Note: If your cat starts to display any behaviours that are unusual or they develop a change in personality or demeanour, the first person to speak to must always be your vet. Many changes in behaviour are due to illness or pain and so you should arrange an appointment with your vet as soon as possible.
Other seemingly ‘odd’ behaviours that do not have roots in a medical condition can be explained by understanding the natural behaviour that makes a cat a cat. For these types of behaviour issues we would recommend a referral to a qualified behaviourist from the Association of Pet Behaviour Counsellors (APBC).

Here are just some of the questions from our Q&A:

Question: We rescued two gorgeous girls a few weeks ago and I've noticed one of them is eating all the jelly from both dishes before the other gets a look in. I've tried calling both girls to eat at the same time but if the quieter of the two doesn't come she's missing out on the good stuff. Putting it out at separate times doesn't work either. Any ideas?

Answer: Lots of people have this problem. It would be worth separating them during feeding times. Watch your cats closely to work out which areas of the house they prefer to spend time in. If your quieter cat prefers to be in the bedroom, then I'd suggest feeding her there and the more confident one downstairs with the door shut between them. You can also get microchip cat feeders that read the cat's unique microchip number and will only 'open sesame' for the right cat!




Question: My cat has brought three mice into the house for the third day in a row. The first two in my daughter’s bedroom where she likes to sleep with them at night and then the third this morning she was just bringing in. Are these gifts and is there any way we can stop this?

Answer: While previously it was thought that cats brought prey back to the house as a gift, the current thinking is that cats often prefer to bring prey back to their core territory, which is generally the house. This is a natural instinct in all cats (even if some don't actually hunt, they have the ability to), so it would be impossible to stop. However, you can reduce the amount a cat hunts by keeping the cat indoors during dawn and dusk when its prey is most active, placing a quick release collar with a bell on it around the cat’s neck and most importantly, giving the cat a suitable alternative outlet for hunting behaviour such as interactive play sessions with fishing rod toys (ones with feathers at the end are very popular). Always store the fishing rod toy out of the cat's reach after play is over for health and safety reasons.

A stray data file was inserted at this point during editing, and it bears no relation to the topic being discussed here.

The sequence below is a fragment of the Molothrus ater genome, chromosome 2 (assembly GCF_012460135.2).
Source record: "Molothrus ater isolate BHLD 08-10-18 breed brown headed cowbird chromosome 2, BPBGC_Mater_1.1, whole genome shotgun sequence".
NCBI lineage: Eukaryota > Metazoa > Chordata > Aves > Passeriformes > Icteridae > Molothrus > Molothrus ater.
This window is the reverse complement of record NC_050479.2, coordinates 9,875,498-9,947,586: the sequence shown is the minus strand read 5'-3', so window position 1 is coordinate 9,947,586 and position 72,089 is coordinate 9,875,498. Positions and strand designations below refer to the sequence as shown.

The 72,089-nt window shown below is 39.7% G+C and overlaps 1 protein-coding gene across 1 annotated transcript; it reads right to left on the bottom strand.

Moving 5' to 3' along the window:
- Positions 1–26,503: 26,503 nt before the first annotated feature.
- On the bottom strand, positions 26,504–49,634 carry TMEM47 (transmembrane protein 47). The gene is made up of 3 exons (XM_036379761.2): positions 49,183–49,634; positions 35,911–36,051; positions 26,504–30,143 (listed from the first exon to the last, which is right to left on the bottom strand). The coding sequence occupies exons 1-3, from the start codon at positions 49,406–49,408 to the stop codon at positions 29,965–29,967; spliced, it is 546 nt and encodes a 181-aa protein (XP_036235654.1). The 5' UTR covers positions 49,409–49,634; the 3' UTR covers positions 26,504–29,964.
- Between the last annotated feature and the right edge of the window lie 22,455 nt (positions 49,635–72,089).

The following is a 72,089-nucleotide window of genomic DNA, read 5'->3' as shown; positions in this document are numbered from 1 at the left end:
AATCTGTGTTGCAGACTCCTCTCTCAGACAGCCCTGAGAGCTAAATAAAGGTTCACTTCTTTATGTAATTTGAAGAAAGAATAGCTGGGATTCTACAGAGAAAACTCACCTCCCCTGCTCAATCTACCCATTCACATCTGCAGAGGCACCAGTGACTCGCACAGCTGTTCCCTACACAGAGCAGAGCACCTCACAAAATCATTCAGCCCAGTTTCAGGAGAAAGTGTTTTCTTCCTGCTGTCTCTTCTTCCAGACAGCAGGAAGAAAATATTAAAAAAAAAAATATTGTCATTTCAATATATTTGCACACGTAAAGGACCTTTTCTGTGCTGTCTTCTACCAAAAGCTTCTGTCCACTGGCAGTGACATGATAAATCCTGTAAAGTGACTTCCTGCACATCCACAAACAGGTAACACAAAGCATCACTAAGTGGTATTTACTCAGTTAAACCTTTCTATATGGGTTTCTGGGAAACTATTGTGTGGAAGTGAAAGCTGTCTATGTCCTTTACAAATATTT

Question: Why does my cat claw me in the mouth every morning while I'm sleeping?

Answer: I know of several cats that try the exact same tactic! It's to wake you up either for attention, food, play, or perhaps outdoor access. The first thing is to figure out what the cat wants and then try to give the cat what it needs without having to wake you up. For example, if it wants outdoor access to go to the toilet, provide the cat with a litter tray at all times. If it's for food, gradually introduce your cat to feeding enrichment such as putting biscuits into a cardboard egg box and showing them (during the day) how to use it. Once the cat has the hang of it, you can then leave an egg box with a small portion of dry food from their daily allowance out just before bed.
 


Question: When are rescue cats meant to go outside? I was told two to three weeks and someone else said six weeks. When I hold her by the backdoor or at the window she looks terrified of the outdoors so I don’t mind her just staying in if she wants. We’ve had her two weeks, so she likes her corners.

Answer: Letting cats out for the first time can be stressful. This booklet has some information that should be helpful: http://www.cats.org.uk//cat-care/EG02_Welcome_home.pdf



Monday, 2 October 2017

Do you live in a cat-crazy hotspot?

The United Kingdom is a nation of pet lovers, with fabulous felines and cute canines the most popular furry companions by far. But which areas are particularly cat-crazy and which are more of a doggy domain?

Sainsbury Bank surveyed over 4,000 Sainsbury’s customers around the UK to find out more about which pets live where and now the results are in.

Although the canines came out on top overall, with 74% of people favouring dogs compared to 26% preferring cats, certain areas are clearly populated by kitty lovers. Norwich has the highest level of cat ownership in the UK (44% of households have a cat) and alongside Brighton also has the joint highest percentage of people who prefer cats to dogs (40%).

The survey also asked pet owners if they think their pets benefit their health and 85% of those who own a cat said that they feel happier and have a better quality of life because of their moggies.

To find out whether you live in an area of feline fans or dog devotees, simply visit the Sainsbury’s Bank interactive map and enter your postcode.

You can also see a breakdown of the results in the infographic below, including which cat and dog breeds are the most popular in each area.
To enlarge, click on the image
Do you live in a UK cat hotspot? Let us know why you think your area is particularly purrfect for moggies in the comments below.